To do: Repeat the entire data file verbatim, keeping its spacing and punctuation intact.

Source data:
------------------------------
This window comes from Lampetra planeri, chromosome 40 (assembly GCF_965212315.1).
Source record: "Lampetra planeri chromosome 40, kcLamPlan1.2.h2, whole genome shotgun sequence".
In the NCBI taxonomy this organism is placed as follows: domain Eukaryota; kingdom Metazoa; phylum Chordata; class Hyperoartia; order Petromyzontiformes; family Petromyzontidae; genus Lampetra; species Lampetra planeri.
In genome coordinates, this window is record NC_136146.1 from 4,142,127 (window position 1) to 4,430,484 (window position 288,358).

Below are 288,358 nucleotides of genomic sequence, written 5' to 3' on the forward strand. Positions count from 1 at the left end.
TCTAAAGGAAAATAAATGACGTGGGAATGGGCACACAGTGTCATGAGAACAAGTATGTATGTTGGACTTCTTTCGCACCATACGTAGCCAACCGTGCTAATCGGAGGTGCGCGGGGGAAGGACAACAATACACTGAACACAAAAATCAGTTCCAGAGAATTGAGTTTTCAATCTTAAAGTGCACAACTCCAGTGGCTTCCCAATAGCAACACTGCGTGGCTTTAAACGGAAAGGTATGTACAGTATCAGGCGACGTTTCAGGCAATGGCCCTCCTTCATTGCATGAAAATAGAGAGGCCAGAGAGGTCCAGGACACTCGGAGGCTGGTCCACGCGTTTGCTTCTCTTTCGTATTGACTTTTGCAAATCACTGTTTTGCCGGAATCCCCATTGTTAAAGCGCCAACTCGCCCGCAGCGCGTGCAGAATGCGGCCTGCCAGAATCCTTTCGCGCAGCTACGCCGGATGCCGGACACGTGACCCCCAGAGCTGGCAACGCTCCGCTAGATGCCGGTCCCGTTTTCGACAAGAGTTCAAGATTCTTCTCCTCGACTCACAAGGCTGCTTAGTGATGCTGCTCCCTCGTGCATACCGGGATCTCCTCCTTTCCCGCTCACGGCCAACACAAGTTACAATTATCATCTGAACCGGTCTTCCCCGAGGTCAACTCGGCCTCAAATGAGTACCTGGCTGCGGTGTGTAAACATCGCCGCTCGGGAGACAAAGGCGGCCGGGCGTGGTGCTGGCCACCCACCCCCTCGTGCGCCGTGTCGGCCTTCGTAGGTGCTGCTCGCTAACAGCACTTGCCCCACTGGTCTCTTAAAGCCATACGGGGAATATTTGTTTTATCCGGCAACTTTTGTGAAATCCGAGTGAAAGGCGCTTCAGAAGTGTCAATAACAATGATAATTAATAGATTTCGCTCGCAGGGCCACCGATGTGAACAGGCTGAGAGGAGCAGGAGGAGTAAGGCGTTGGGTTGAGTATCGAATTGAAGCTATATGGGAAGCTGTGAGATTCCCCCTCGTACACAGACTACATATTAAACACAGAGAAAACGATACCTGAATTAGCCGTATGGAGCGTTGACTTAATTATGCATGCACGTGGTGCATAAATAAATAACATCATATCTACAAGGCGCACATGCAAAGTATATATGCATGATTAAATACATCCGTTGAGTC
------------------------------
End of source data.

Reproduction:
This window comes from Lampetra planeri, chromosome 40 (assembly GCF_965212315.1).
Source record: "Lampetra planeri chromosome 40, kcLamPlan1.2.h2, whole genome shotgun sequence".
In the NCBI taxonomy this organism is placed as follows: domain Eukaryota; kingdom Metazoa; phylum Chordata; class Hyperoartia; order Petromyzontiformes; family Petromyzontidae; genus Lampetra; species Lampetra planeri.
In genome coordinates, this window is record NC_136146.1 from 4,142,127 (window position 1) to 4,430,484 (window position 288,358).

Below are 288,358 nucleotides of genomic sequence, written 5' to 3' on the forward strand. Positions count from 1 at the left end.
TCTAAAGGAAAATAAATGACGTGGGAATGGGCACACAGTGTCATGAGAACAAGTATGTATGTTGGACTTCTTTCGCACCATACGTAGCCAACCGTGCTAATCGGAGGTGCGCGGGGGAAGGACAACAATACACTGAACACAAAAATCAGTTCCAGAGAATTGAGTTTTCAATCTTAAAGTGCACAACTCCAGTGGCTTCCCAATAGCAACACTGCGTGGCTTTAAACGGAAAGGTATGTACAGTATCAGGCGACGTTTCAGGCAATGGCCCTCCTTCATTGCATGAAAATAGAGAGGCCAGAGAGGTCCAGGACACTCGGAGGCTGGTCCACGCGTTTGCTTCTCTTTCGTATTGACTTTTGCAAATCACTGTTTTGCCGGAATCCCCATTGTTAAAGCGCCAACTCGCCCGCAGCGCGTGCAGAATGCGGCCTGCCAGAATCCTTTCGCGCAGCTACGCCGGATGCCGGACACGTGACCCCCAGAGCTGGCAACGCTCCGCTAGATGCCGGTCCCGTTTTCGACAAGAGTTCAAGATTCTTCTCCTCGACTCACAAGGCTGCTTAGTGATGCTGCTCCCTCGTGCATACCGGGATCTCCTCCTTTCCCGCTCACGGCCAACACAAGTTACAATTATCATCTGAACCGGTCTTCCCCGAGGTCAACTCGGCCTCAAATGAGTACCTGGCTGCGGTGTGTAAACATCGCCGCTCGGGAGACAAAGGCGGCCGGGCGTGGTGCTGGCCACCCACCCCCTCGTGCGCCGTGTCGGCCTTCGTAGGTGCTGCTCGCTAACAGCACTTGCCCCACTGGTCTCTTAAAGCCATACGGGGAATATTTGTTTTATCCGGCAACTTTTGTGAAATCCGAGTGAAAGGCGCTTCAGAAGTGTCAATAACAATGATAATTAATAGATTTCGCTCGCAGGGCCACCGATGTGAACAGGCTGAGAGGAGCAGGAGGAGTAAGGCGTTGGGTTGAGTATCGAATTGAAGCTATATGGGAAGCTGTGAGATTCCCCCTCGTACACAGACTACATATTAAACACAGAGAAAACGATACCTGAATTAGCCGTATGGAGCGTTGACTTAATTATGCATGCACGTGGTGCATAAATAAATAACATCATATCTACAAGGCGCACATGCAAAGTATATATGCATGATTAAATACATCCGTTGAGTC